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This edition is the first since the death of Professor Halliburton and embodies certain departures from previous editions. The elementary treatment of organic chemistry has been largely deleted. There has not been as much amplification of the physiologic portion as would be desirable. The treatment of physiologic chemistry, as that term is usually understood, is decidedly elementary for a medical student's textbook and the "chemical physiology," as the authors define it in the first chapter, is also sketchy and obviously written for beginning students. This hybrid treatment of physiology and physiologic chemistry has no adequate pedagogic justification, at least as far as use in the American medical school is concerned. There is no real synthesis of chemistry and physiology, any more than would be gained simply by binding in one cover texts on each. The lack of critical treatment from a physicochemical point of view is typified in the statement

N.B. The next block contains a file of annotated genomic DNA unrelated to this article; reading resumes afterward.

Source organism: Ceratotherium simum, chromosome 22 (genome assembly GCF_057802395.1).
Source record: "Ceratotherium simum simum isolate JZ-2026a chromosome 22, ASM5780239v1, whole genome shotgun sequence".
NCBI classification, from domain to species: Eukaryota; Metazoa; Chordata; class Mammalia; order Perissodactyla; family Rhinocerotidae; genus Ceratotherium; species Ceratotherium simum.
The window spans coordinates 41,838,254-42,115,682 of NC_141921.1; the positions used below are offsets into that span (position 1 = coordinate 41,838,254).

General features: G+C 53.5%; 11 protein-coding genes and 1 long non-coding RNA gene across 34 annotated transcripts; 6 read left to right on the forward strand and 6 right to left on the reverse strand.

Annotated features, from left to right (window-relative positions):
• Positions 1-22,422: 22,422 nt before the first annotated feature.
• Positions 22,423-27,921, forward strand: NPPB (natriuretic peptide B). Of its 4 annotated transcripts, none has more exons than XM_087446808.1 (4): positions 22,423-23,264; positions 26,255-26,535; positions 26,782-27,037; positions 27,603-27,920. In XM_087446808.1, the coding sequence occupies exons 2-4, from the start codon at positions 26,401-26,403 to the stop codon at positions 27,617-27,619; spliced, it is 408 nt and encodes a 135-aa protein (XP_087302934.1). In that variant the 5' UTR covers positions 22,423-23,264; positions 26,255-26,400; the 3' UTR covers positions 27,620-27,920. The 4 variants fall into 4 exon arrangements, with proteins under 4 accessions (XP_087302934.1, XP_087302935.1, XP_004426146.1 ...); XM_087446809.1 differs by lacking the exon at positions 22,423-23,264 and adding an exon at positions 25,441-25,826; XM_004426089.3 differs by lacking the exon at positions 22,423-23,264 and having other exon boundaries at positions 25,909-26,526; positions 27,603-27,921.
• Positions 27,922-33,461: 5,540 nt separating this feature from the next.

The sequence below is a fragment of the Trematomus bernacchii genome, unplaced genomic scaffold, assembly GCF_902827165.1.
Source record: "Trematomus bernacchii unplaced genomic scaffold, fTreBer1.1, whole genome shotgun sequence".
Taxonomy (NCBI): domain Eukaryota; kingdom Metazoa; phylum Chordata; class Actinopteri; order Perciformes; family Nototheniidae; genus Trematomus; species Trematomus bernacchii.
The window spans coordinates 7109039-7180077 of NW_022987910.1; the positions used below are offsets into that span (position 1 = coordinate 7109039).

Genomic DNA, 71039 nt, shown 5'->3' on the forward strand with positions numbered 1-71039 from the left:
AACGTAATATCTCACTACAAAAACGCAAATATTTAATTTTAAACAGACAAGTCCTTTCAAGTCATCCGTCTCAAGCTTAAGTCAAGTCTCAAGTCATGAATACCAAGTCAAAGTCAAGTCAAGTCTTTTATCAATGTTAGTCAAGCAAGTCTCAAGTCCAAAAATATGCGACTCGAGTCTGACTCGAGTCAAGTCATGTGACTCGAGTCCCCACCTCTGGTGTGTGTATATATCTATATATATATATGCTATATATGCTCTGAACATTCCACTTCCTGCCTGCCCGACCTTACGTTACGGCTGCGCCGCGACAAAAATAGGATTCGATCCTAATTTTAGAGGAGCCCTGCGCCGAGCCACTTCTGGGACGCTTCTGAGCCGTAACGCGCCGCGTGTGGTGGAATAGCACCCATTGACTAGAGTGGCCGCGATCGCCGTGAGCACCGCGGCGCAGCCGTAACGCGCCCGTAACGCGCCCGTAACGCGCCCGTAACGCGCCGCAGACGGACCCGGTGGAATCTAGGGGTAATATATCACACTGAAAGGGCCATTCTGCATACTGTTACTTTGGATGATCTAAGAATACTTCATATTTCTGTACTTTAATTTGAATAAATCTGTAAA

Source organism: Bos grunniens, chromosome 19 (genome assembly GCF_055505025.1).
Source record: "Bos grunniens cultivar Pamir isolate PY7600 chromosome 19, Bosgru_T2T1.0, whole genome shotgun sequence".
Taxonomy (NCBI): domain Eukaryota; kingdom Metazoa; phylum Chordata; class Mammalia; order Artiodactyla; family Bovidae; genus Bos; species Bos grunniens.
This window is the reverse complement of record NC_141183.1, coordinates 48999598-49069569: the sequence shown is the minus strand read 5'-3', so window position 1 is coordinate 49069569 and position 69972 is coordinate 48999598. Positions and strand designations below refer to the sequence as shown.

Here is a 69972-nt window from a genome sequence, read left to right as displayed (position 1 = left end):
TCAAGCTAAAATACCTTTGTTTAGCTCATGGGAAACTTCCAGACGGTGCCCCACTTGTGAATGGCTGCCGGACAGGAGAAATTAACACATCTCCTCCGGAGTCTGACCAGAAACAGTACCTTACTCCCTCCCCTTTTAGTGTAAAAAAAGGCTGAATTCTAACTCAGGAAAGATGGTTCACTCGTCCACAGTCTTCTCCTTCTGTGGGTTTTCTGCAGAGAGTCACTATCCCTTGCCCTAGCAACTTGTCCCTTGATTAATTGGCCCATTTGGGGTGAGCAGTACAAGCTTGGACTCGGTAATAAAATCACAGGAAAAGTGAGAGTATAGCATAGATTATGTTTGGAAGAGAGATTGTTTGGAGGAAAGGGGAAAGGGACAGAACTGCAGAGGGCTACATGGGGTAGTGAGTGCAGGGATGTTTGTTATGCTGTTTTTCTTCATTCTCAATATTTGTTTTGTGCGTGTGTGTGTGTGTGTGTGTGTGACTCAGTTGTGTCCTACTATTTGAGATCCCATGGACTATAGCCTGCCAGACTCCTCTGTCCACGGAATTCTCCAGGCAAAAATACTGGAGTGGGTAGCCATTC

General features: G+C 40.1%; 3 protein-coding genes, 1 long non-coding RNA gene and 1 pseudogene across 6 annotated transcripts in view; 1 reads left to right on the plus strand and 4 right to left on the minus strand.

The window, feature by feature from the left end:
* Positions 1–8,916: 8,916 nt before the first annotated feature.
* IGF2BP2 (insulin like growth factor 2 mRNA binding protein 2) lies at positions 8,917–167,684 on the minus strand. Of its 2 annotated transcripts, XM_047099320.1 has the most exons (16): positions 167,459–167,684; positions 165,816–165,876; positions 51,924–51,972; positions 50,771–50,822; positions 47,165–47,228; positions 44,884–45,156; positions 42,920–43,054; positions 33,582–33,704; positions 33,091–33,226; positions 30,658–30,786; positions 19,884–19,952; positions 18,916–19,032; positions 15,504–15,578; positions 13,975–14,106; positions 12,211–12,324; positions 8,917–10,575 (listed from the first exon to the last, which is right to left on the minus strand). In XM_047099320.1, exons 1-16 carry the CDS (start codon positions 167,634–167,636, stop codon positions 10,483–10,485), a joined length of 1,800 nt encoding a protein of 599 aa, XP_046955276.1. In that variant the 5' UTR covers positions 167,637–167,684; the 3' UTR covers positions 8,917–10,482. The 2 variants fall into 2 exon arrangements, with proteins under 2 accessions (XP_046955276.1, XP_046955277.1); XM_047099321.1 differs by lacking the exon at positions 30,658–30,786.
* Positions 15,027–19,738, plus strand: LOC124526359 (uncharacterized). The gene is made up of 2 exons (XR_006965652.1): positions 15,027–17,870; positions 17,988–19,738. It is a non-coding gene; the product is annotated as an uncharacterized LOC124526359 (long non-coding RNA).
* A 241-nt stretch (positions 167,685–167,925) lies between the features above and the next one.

The Essentials of Chemical Physiology for the Use of Students. JAMA. 1937;109(17):1390–1391. doi:10.1001/jama.1937.02780430068037